Wednesday, April 30, 2008

Nazis and Dragons and Congressional Candidates, Oh My!

Sometimes I get so caught up in the hustle and bustle of April that I completely forget Hitler's birthday. Tony Zirkle, Republican congressional candidate in Indiana, clearly has no such problem.

Ordinarily, a politician giving a speech in front of a giant portrait of Hitler, surrounded by people wearing swastika armbands, would be hard to beat for news value. The real fun here, though, is that Zirkle is now spinning like he was caught in a sex sting. So far, his excuses have been:

  • They're not Nazis, they're just regular old National Socialists!
  • He doesn't "know enough about the group" to judge them. I always thought that there were two kinds of people in the world: on the one side, there is a relatively small handful of fascist, hateful loons who are in favor of Nazism, and on the other side are the non-crazy, non-racist reasonable people who take the anti-Nazi stance. Zirkle is apparently in the lonely position of still waiting for all the facts to come in before he makes up his mind.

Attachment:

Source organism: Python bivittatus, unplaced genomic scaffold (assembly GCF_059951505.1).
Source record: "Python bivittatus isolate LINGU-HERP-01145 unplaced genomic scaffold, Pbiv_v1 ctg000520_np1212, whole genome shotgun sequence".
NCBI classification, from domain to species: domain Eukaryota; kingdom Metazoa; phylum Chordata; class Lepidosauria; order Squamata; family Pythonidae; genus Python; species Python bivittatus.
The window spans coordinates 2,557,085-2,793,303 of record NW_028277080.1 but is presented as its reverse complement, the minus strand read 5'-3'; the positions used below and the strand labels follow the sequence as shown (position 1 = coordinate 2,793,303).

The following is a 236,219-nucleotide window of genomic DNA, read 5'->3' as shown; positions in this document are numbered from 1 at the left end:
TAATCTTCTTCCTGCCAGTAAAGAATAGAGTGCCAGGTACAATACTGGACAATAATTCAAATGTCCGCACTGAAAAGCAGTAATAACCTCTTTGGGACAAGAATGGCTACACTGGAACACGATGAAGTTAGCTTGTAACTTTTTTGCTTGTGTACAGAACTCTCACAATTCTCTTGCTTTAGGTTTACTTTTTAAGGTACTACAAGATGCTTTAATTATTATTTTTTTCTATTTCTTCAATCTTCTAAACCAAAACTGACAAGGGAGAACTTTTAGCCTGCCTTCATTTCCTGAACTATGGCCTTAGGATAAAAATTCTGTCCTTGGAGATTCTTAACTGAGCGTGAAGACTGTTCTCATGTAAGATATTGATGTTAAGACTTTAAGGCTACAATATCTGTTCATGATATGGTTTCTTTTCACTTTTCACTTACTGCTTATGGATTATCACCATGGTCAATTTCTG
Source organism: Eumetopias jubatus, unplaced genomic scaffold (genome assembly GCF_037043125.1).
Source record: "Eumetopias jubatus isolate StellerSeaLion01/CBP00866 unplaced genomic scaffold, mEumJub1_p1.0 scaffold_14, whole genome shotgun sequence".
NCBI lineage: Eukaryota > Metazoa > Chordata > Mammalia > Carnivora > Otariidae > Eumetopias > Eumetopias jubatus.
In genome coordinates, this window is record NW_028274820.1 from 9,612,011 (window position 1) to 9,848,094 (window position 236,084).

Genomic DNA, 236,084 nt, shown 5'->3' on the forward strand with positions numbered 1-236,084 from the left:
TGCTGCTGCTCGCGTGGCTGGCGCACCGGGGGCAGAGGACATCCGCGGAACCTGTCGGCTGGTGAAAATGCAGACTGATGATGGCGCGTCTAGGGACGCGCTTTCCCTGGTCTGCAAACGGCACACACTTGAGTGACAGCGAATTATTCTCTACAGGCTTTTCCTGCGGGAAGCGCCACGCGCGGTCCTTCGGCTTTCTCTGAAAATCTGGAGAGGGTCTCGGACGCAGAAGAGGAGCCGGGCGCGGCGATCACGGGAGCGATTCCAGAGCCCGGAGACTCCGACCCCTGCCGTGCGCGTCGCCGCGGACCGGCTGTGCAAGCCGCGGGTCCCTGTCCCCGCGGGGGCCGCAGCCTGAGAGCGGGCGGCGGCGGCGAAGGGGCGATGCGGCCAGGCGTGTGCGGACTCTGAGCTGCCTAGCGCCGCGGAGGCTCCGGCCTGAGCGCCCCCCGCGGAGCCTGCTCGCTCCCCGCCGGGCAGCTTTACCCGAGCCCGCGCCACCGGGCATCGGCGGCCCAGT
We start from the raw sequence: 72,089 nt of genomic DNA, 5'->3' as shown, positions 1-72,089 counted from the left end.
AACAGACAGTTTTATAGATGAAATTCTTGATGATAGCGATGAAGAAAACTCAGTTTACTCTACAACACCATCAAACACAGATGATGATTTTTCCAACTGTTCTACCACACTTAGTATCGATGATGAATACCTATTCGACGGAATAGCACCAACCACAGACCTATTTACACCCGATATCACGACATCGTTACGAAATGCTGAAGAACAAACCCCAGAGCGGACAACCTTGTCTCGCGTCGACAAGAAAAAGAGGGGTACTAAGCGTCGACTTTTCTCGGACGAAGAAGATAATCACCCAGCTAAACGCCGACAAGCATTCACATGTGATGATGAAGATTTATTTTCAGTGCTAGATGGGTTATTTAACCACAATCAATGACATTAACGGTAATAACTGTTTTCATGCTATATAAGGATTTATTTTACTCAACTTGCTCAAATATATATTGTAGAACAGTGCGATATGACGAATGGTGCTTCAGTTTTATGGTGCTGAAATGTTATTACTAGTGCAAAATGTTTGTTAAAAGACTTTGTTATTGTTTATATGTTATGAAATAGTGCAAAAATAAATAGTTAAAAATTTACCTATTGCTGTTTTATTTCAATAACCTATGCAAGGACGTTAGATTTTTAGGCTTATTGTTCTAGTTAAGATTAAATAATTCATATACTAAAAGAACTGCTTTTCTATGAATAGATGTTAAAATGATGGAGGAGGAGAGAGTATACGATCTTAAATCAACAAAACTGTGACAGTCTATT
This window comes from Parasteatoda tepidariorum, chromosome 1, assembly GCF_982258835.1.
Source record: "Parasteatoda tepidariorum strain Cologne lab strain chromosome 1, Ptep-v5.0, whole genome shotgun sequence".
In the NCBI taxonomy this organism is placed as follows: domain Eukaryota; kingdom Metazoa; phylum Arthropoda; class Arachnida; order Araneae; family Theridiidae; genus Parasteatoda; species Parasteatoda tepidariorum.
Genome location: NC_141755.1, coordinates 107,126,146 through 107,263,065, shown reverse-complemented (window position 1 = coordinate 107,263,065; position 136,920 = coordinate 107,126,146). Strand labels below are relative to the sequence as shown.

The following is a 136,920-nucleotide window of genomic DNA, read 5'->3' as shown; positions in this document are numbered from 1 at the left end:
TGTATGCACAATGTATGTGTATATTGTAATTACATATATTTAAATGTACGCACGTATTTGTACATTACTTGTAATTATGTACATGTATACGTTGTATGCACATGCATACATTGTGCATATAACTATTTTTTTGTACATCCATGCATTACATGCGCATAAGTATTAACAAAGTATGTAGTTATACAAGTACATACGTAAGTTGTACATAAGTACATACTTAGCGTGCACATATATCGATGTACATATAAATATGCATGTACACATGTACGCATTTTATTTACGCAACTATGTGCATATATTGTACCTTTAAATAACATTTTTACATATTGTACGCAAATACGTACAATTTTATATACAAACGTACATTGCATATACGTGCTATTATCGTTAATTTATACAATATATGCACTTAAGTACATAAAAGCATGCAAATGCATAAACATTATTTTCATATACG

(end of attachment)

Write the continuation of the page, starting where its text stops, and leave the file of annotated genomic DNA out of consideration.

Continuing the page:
• "I'll speak before any group that invites me." After all, it's just rude to turn down speaking engagements! They may be hate groups, but they still need to obey common courtesy. Still, it's hard to doubt Zirkle's word here, since he added, "I've spoken on an African-American radio station in Atlanta." Kudos, sir! That's sort of like Jesse Owens running in the Berlin Olympics, except with the roles reversed, and nothing else in common either.
  • He was only trying to warn people about the great porn dragon. Say that out loud: Great Porn Dragon. It's beautiful, isn't it? I'm going ahead and calling that the phrase of the year. (This is not to be confused, of course, with dragon porn.)
Still, even with all of the jaw-droppingly bizarre twists to this story, my favorite detail is the "Happy Birthday" banner that the Nazis must have picked up at Party City before their little shindig. You're quite a ways from the grandeur of the Third Reich, fellas. I'm sure Adolf would have appreciated the thought, though.

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